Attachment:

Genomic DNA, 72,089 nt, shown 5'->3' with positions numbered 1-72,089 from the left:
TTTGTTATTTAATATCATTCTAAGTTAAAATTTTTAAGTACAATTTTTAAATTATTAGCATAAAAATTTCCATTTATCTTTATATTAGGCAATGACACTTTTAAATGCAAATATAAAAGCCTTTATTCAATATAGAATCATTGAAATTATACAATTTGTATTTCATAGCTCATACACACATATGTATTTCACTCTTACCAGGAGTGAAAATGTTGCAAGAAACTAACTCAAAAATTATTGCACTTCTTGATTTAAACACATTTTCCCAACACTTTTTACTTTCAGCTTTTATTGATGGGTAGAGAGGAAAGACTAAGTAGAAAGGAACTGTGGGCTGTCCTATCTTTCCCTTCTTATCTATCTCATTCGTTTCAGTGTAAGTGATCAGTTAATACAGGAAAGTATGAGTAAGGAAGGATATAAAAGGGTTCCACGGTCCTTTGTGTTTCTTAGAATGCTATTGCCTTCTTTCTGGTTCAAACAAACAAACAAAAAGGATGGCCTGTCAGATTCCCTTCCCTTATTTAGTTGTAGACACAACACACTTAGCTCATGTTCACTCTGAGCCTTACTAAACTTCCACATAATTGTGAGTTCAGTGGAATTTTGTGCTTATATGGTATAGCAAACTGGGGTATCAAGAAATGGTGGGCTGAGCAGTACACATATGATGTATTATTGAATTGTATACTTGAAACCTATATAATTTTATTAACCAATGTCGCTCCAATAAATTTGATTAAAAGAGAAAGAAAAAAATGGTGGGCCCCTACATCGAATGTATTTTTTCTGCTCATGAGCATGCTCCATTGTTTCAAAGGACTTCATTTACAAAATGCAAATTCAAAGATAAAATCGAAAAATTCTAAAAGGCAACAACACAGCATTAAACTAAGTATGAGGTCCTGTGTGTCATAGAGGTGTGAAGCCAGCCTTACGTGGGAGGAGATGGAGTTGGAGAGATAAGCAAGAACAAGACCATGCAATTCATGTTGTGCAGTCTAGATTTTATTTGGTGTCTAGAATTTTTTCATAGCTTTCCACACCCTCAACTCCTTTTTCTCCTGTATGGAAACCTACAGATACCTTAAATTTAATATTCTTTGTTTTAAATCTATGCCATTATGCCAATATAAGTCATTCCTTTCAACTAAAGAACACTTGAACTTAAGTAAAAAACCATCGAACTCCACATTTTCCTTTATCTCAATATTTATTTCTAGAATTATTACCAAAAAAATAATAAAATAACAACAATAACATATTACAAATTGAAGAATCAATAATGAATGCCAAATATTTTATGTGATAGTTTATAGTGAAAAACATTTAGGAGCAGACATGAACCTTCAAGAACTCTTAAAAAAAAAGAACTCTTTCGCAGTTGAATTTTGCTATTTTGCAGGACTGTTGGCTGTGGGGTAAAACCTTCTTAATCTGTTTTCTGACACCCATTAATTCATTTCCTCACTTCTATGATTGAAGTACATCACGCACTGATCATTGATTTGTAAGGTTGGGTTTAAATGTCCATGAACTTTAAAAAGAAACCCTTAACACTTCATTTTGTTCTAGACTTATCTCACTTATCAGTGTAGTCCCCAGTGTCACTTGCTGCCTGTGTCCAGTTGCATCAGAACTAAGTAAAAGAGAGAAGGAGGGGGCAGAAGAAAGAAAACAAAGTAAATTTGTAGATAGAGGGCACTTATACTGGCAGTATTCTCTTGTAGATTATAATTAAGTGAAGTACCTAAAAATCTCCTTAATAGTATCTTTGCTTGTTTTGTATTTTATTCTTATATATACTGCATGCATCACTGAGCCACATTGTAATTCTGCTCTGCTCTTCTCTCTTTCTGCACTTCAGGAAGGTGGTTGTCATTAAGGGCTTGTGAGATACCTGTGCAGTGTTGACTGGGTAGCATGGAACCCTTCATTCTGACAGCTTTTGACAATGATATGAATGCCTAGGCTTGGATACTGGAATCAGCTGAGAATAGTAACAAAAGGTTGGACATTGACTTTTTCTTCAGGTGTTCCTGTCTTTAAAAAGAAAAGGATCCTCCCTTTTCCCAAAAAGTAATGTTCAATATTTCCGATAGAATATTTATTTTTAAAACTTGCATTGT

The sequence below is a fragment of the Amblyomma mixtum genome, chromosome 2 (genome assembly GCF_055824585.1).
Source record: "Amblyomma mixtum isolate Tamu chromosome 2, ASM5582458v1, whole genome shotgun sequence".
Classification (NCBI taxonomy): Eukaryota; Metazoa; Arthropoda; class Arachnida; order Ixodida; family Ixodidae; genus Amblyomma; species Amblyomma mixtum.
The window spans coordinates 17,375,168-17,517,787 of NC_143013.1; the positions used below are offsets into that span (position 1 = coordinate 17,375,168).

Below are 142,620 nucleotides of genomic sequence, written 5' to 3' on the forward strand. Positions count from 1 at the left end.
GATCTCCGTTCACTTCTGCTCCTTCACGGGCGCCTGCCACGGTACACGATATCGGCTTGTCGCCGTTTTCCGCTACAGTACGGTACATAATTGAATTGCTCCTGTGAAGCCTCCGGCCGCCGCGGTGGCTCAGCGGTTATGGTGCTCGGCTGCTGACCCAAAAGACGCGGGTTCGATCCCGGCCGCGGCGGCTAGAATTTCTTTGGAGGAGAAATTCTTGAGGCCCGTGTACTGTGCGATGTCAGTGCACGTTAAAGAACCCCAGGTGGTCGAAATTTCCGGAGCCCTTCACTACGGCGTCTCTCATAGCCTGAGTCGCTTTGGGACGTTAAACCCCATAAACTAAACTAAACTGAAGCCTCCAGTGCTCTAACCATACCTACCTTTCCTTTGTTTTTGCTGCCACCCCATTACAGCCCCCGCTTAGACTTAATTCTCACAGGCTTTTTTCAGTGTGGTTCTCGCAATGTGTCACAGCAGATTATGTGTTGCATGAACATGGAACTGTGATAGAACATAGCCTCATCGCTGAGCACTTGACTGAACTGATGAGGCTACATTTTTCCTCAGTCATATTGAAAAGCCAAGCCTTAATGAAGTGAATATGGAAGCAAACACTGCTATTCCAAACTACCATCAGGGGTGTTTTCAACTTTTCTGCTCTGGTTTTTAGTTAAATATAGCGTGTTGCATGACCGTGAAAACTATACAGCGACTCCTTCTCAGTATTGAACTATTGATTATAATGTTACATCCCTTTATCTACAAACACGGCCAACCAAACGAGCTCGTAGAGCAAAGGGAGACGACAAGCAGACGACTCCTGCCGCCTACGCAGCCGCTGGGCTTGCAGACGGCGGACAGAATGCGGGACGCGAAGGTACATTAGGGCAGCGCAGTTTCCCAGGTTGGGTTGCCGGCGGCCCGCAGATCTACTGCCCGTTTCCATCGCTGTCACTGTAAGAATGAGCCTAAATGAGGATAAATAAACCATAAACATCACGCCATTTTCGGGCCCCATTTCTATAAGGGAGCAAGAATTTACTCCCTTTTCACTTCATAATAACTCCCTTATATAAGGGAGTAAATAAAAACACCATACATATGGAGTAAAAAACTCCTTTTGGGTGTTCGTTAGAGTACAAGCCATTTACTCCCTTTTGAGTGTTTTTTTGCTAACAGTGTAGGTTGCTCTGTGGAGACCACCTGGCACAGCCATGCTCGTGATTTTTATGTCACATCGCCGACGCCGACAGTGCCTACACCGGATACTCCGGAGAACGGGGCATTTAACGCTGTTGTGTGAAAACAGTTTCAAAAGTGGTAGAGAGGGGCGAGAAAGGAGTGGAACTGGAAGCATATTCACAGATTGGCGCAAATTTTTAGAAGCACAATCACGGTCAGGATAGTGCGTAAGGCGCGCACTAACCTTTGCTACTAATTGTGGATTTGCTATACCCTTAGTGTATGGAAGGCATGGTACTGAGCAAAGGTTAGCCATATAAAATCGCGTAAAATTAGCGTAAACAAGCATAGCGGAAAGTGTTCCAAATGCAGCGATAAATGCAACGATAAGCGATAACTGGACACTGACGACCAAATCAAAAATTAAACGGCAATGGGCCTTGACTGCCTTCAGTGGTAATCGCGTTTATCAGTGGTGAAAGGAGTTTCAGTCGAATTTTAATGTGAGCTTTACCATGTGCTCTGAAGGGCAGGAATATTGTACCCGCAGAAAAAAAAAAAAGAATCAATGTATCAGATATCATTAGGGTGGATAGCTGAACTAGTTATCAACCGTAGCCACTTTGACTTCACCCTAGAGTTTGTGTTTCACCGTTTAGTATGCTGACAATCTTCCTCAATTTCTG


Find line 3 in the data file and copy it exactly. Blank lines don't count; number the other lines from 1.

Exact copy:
The sequence below is a fragment of the Amblyomma mixtum genome, chromosome 2 (genome assembly GCF_055824585.1).